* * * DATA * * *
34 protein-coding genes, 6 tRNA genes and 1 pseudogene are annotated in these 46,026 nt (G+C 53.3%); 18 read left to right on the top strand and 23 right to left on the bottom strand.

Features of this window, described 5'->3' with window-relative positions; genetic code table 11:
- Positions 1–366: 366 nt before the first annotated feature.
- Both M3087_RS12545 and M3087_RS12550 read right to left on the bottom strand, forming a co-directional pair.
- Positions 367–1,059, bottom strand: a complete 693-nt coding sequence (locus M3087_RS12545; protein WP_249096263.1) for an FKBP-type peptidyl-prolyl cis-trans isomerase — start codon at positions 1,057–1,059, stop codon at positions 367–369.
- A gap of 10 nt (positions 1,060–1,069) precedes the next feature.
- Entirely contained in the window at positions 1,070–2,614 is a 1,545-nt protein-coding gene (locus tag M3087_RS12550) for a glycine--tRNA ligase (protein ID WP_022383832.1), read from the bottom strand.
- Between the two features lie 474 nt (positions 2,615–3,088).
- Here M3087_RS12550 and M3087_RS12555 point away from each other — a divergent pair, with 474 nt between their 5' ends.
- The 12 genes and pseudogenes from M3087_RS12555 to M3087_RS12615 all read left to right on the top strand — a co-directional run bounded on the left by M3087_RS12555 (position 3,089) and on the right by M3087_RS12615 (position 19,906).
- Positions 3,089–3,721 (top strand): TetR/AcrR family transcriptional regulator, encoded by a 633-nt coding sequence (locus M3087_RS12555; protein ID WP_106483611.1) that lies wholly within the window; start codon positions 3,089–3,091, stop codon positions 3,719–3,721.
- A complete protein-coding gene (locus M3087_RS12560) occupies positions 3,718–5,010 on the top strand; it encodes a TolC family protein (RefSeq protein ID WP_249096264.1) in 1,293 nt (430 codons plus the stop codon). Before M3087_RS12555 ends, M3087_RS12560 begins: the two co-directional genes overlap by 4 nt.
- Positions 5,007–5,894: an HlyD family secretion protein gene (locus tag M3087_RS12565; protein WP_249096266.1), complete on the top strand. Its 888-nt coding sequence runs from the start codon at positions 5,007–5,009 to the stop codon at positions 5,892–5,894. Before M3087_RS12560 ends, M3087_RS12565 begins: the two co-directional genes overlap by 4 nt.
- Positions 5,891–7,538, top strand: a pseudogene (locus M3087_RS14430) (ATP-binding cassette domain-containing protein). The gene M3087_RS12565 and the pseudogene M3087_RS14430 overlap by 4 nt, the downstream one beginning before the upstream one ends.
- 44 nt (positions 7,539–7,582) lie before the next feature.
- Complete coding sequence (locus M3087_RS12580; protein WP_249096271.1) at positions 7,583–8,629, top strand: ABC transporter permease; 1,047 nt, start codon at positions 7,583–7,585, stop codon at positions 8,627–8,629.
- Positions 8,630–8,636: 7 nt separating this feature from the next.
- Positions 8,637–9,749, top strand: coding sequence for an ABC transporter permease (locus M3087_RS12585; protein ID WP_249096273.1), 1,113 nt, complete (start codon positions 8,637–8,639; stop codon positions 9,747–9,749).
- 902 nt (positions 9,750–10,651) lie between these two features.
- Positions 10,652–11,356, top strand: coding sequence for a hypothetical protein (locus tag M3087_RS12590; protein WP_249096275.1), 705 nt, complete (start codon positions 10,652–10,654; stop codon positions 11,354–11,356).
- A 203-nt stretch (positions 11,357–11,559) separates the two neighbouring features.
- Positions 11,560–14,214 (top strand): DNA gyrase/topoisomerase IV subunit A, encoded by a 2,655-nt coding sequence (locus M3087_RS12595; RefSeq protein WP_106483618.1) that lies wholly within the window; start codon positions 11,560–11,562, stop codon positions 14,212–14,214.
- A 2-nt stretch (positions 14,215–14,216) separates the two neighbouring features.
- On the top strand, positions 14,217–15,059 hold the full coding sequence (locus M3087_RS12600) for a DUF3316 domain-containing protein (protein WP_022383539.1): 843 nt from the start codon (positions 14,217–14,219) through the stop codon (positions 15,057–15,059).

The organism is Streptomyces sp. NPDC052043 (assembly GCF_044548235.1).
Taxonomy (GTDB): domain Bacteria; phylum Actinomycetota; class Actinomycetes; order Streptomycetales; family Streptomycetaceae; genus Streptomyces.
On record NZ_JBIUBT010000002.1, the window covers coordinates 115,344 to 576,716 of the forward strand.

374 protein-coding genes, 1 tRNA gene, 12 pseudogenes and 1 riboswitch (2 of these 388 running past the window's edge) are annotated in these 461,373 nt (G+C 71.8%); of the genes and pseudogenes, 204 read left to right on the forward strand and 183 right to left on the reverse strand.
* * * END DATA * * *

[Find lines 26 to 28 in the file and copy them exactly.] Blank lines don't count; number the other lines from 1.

Taxonomy (GTDB): domain Bacteria; phylum Actinomycetota; class Actinomycetes; order Streptomycetales; family Streptomycetaceae; genus Streptomyces.
On record NZ_JBIUBT010000002.1, the window covers coordinates 115,344 to 576,716 of the forward strand.

374 protein-coding genes, 1 tRNA gene, 12 pseudogenes and 1 riboswitch (2 of these 388 running past the window's edge) are annotated in these 461,373 nt (G+C 71.8%); of the genes and pseudogenes, 204 read left to right on the forward strand and 183 right to left on the reverse strand.